Second, what are some of the ways by which we can become a strong church? One of the first, and I should say the most indispensable, principles for having a strong church is unity, loyalty and devotion. We have Christ’s word for it that nothing divided against itself shall stand. Only as the members of a church are united, as they work together harmoniously and move toward a definite objective can they hope to accomplish anything. Members of the church, who are members of one great body, having for their Head and Leader the Lord Jesus, cannot afford the luxury of being divided, at loggerhead with one another. Differences of opinion can always be resolved by the knowledge that his followers are the banner-bearers of Christ whose banner is love, loyalty, devotion and self-denial. Only whenever and wherever his followers can, for His sake, forget themselves in His service, can they hope that nothing can prevail against His church.
Religion can never become a power in any person’s life as long as it is one of his secondary interests. Our interests in the church become vital and inspiring when we associate them with Christ’s Kingdom, when we heartily realize that we are promoting God’s Kingdom in the world. We are the successors of the Apostles, and of the Fathers of the Church whose lives were a beacon light diffusing and affirming that God in Christ is the supreme reality, the ultimate goal of all creatures.
All of us have obligations, loyalties that we should live up to. We have homes to look after and support, businesses and jobs that have claims on our times and efforts. These should never conflict, that is, must never be allowed to conflict with our higher loyalties. The great fault of very many people is in allowing the pendulum of self-interest to swing away from the higher loyalties, so that they become confused. They lack the faith and the unshaken conviction that God is the background, the pattern, the original designer, the center of life. Having that kind of belief makes every other matter conform to it and living becomes assured and contented.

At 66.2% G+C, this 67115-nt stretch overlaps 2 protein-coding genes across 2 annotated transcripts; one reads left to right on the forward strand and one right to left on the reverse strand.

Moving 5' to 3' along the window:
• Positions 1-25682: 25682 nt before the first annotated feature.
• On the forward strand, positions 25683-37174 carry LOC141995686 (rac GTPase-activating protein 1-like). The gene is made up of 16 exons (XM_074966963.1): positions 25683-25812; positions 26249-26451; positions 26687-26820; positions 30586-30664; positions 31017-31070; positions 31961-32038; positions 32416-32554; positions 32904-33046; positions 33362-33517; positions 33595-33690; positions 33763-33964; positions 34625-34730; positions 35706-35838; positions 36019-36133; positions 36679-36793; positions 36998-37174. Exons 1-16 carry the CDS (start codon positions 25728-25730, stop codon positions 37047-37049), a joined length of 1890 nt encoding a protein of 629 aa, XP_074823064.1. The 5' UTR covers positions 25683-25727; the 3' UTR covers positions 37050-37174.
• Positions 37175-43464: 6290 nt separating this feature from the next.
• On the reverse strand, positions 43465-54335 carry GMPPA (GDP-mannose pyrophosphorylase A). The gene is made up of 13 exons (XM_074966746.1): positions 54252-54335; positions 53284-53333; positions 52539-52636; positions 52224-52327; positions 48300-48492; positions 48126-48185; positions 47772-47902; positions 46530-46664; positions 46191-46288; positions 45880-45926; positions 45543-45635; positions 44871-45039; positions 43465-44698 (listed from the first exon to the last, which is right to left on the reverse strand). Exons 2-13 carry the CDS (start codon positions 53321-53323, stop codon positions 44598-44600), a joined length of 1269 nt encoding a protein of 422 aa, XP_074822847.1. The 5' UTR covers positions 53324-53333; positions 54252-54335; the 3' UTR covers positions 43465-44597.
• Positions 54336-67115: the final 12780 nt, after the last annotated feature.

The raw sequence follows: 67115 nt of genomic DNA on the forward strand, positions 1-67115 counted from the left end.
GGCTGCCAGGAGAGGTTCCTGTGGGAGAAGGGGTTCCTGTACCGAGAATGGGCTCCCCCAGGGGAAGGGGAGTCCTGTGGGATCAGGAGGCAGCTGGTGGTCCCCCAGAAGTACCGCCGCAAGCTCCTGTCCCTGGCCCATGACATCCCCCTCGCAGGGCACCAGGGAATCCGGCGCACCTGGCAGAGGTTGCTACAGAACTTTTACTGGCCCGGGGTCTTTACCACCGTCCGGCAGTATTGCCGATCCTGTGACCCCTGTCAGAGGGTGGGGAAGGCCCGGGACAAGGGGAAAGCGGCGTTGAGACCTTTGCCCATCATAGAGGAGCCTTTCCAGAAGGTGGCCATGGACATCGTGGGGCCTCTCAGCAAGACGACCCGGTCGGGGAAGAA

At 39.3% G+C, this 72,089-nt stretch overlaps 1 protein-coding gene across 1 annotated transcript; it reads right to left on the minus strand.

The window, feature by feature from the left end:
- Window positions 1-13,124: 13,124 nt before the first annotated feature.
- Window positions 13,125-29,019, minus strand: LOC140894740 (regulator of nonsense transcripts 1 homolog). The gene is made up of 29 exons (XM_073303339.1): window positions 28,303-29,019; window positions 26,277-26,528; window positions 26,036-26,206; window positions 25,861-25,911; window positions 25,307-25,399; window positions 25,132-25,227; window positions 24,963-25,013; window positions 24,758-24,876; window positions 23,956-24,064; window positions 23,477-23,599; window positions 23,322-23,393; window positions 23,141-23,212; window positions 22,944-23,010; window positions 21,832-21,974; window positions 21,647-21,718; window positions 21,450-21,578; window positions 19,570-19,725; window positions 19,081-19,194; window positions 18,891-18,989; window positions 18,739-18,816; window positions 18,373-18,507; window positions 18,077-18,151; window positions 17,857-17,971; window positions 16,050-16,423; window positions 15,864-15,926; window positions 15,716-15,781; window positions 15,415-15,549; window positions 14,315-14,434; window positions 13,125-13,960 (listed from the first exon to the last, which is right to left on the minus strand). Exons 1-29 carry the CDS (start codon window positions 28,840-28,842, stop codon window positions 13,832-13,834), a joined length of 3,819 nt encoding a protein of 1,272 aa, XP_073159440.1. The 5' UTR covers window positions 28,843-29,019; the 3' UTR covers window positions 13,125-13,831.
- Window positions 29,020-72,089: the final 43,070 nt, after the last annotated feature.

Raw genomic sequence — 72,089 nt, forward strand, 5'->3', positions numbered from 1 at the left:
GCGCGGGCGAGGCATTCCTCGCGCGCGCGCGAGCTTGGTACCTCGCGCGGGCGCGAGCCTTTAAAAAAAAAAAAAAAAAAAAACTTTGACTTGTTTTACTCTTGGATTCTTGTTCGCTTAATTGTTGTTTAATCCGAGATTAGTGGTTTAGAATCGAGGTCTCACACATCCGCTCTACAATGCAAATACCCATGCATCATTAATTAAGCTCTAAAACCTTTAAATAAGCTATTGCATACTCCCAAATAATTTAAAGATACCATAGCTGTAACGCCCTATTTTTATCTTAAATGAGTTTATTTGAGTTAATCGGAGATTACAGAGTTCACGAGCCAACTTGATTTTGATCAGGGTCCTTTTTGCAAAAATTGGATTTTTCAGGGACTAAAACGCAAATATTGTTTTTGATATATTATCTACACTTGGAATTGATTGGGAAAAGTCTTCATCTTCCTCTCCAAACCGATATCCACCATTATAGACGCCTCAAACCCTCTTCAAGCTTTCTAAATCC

Third, what in your opinion, are some of the reasons for people’s indifference toward the church? There are several reasons which cause people to be cool and indifferent toward God and religion. The main reason is selfishness. Some of us have been brought up in an atmosphere which is anything but religious. We have had no religious training of any sort. We are unaware of the basic principles of Christianity. We have not had the divine compulsion that God should be first in everything, or at least accorded a place of honor in our thinking. Our indifference to God and His church stems from unbelief, from a lack of conversion, of changing our selfish, godless ways of thinking and living. We are not bad people but we are stubborn people, set in our ways, not willing to change even when we are shown that our lives depend upon it. We are the slaves of habits which are corrupting our lives and the loss of respect of our offsprings.
Christ’s initial message when he began his ministry was, “Repent ye, for the Kingdom of God is at hand.” Many are saying nowadays, “Who can show us any good?” The answer was given centuries ago. People’s unwillingness to conform to the will of Christ is the basic trouble. “Repent,” said Jesus. Throw away the yolk of bondage, of slavery. Change your attitude toward life. Train your thoughts on life’s higher values, set your heart on what actually counts, on things of enduring value. Share your life with God’s spirit, and you will become a partner with God who will reveal His secrets to you from time to time, and you will become an ambassador of good will to others.